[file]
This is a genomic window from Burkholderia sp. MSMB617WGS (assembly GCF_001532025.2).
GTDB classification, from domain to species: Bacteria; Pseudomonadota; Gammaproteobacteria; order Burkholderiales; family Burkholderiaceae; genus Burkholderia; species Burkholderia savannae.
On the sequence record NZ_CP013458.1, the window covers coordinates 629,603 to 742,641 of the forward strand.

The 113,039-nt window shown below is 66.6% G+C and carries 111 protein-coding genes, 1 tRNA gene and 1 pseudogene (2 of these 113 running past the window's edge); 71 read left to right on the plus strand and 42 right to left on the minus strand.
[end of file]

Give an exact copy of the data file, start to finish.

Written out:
This is a genomic window from Burkholderia sp. MSMB617WGS (assembly GCF_001532025.2).
GTDB classification, from domain to species: Bacteria; Pseudomonadota; Gammaproteobacteria; order Burkholderiales; family Burkholderiaceae; genus Burkholderia; species Burkholderia savannae.
On the sequence record NZ_CP013458.1, the window covers coordinates 629,603 to 742,641 of the forward strand.

The 113,039-nt window shown below is 66.6% G+C and carries 111 protein-coding genes, 1 tRNA gene and 1 pseudogene (2 of these 113 running past the window's edge); 71 read left to right on the plus strand and 42 right to left on the minus strand.